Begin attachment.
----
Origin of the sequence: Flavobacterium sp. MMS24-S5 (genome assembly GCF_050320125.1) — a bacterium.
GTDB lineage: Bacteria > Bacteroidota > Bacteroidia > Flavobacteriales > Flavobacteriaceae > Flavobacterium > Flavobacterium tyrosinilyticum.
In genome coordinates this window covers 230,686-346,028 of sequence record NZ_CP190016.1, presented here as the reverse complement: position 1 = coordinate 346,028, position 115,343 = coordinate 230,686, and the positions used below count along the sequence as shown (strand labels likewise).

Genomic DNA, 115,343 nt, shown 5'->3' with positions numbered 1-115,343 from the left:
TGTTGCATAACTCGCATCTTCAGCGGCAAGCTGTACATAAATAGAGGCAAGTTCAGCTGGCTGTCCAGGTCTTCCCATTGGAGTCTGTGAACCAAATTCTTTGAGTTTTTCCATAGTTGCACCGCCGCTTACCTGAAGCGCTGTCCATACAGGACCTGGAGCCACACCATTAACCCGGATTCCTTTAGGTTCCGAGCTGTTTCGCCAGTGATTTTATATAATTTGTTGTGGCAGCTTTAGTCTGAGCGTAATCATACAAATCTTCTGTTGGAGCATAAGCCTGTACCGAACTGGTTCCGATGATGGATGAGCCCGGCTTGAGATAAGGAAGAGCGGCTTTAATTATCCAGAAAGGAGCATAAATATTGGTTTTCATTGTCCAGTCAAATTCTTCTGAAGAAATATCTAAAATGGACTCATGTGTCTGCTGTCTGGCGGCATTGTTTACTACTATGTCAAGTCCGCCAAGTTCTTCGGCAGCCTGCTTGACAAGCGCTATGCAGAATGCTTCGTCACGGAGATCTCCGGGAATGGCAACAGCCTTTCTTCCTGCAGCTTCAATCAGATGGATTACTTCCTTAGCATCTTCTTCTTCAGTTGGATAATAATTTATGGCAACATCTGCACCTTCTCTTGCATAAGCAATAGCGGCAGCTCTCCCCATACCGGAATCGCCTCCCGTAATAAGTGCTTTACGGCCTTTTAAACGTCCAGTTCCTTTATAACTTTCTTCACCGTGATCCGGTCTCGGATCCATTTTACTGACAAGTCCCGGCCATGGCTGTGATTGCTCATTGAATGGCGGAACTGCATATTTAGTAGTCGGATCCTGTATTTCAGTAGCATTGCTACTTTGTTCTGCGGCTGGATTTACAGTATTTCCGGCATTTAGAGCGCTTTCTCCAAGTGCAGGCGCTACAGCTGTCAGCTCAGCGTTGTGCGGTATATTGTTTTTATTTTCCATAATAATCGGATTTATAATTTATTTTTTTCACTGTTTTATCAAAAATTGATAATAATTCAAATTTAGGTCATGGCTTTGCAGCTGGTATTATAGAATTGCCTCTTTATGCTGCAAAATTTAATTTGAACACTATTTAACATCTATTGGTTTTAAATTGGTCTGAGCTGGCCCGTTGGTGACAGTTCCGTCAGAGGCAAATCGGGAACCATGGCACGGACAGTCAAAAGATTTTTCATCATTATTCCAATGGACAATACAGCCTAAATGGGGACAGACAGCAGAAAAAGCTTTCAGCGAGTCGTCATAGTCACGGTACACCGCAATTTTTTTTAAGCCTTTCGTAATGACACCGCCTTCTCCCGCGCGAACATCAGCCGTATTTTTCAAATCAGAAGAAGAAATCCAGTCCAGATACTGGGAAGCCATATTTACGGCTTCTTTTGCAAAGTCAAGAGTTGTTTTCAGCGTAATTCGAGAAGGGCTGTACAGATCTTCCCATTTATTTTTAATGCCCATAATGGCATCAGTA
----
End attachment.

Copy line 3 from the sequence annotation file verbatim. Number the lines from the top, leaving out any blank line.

In genome coordinates this window covers 230,686-346,028 of sequence record NZ_CP190016.1, presented here as the reverse complement: position 1 = coordinate 346,028, position 115,343 = coordinate 230,686, and the positions used below count along the sequence as shown (strand labels likewise).